Back in the wintry folds of a cold and cloudy Melbourne it’s easy to reminisce about warmer times, and warmer waters…and so here’s a look back a few months to January when I went out one day to take some surf photos at Duranbah on the Gold Coast. The Jim Beam Surf Tag Queensland trials were on – a novel event where the little local boardrider clubs battled out in hour-long heats to find the overall state winner. Each team could have 5 surfers compete within the hour heat, out alongside 3 other teams, but only one team-member could be in the water at any one time. The surfer would score on 2 waves and then run up the beach to “tag” the next team member who would enter the water to get two more wave scores, and so on, for a combined overall score.
But it wasn’t this unique comp format that had me intrigued, but the fact that the newly crowned World Champion, Mick Fanning, would be competing for his old Kirra Boardriders against World Number 2 Joel Parkinson and his Snapper Rocks Team…not to mention ASP top-tenner, Dingo Morrison, and former champ, Occy, also competing for bragging rights round the bar of the Coolangatta Sands Hotel.
I had never really tried taking any surf photos before, but I thought this might be a good chance to watch the best in the business and see how I would go. I was just using my regular 70-200mm 2.8L lens which was a little under-powered in the zoom department (I wish I had the gear I would be using just a few weeks later in Vancouver) . So while some pro looking photo dude with bikini girls hanging off his arm was comfortably high up on the sand, I had to wade out knee-deep into the water and then crop the final shots. But overall I was pretty happy with the shots, despite the ordinary waves. Shooting surf photography from the beach is not all that difficult I discovered, except for getting sharp focus (either on auto or manual) in lumpy, choppy waves that disrupt the foreground. And when there is a lull in the action out in the surf, there’s always something to look at on the sand. But it was awesome just being able to see the enormous slashes Mick could throw in small surf, and to see how he interacted like a true champion with all the grommets and fans on the beach. (And over the following months I’ve managed to be out surfing alongside Mick and Parko and seen their wave artistry up even closer). And watching all the action, I was struck by the pure aesthetic beauty of a good bottom turn.
I had met another Gold Coast-based surf photog, Simon Muirhead, a few days previously (see his shots from that day here) – he has a fair bit of stuff published on Swellnet and Coastalwatch – and from what he said, surf photography is even more competitive and under-valued than snowboard photography. I guess it is one of those things where the surf lifestyle is even more appealing than the snowboarding one, and there will always be someone out there willing to take surf photos for free, or a couple of logo t-shirts.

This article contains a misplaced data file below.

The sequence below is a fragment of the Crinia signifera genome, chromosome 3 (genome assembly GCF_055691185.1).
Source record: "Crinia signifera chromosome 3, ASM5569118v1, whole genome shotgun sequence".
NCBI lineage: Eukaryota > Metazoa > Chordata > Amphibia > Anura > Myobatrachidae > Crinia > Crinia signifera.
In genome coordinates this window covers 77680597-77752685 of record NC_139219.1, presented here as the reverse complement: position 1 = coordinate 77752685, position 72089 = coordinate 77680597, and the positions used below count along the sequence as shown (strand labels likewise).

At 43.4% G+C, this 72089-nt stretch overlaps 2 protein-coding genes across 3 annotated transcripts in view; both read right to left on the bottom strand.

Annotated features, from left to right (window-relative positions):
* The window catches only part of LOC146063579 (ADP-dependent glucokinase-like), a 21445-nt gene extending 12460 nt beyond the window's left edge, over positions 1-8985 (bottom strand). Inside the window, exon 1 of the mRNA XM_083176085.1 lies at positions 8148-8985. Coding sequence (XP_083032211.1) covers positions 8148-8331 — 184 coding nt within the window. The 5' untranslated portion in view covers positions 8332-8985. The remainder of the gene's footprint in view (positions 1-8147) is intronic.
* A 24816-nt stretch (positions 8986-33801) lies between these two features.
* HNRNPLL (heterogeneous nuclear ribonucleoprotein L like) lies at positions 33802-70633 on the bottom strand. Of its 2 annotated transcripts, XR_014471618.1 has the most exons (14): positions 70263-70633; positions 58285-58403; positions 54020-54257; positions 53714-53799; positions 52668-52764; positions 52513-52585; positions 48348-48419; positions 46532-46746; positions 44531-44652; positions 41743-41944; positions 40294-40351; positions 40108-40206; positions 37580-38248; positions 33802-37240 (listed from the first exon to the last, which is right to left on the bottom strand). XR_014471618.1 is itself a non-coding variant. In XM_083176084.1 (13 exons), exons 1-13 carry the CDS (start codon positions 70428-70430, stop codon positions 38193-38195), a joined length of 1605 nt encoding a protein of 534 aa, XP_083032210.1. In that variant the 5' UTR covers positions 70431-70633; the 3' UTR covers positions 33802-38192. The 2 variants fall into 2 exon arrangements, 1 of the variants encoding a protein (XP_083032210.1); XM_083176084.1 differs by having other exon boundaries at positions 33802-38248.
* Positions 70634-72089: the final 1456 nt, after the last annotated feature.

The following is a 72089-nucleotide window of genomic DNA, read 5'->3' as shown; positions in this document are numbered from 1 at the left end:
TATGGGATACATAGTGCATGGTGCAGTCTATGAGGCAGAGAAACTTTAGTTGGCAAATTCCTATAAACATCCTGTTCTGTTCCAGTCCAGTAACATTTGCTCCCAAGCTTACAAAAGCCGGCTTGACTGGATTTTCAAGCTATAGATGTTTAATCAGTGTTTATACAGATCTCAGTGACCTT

So I was a little surprised to hear from The Sunshine Coast Daily a couple of days later wanting to use one of my photos in their paper. Sticking to my business philosophy of no longer ever giving away a photo for free (which I’ve only done once in four years, and which came back to bite me in the arse recently…but that’s a story for another time) I tried to negotiate hard, even though the paper said they had no budget. I assumed it was some little weekly local rag, like the Moonee Valley Leader, and so was even willing to accept a nominal 50 bucks, equivalent to a web shot payment. But when the paper rep was about to hang up the phone and not run the shot, I relented to its free publication, thinking that at least I’ll have one published surf photo out there.
I was fairly happy just to hear that someone liked my shots…but was a little miffed when I discovered that in fact the Sunshine Coast Daily is in fact a major daily newspaper, much like the Geelong Advertiser or Gold Coast Bulletin. And to make matters worse, my shot was run on the back page as a thumbnail as well as quarter-page in the sport section, and on the website! Take a look at the pages, and check out the article and photo on the website here. Surely they could spring a budget to pay for the shots – it’s a legitimate journalistic story, not some local-scene colour piece like I thought it was going to be.
Oh well, at least it solidifies my resolve to never, ever give away a photo for free again…and at least now I can call myself a bona fide surf photographer!
So take a look at the shots I took that day.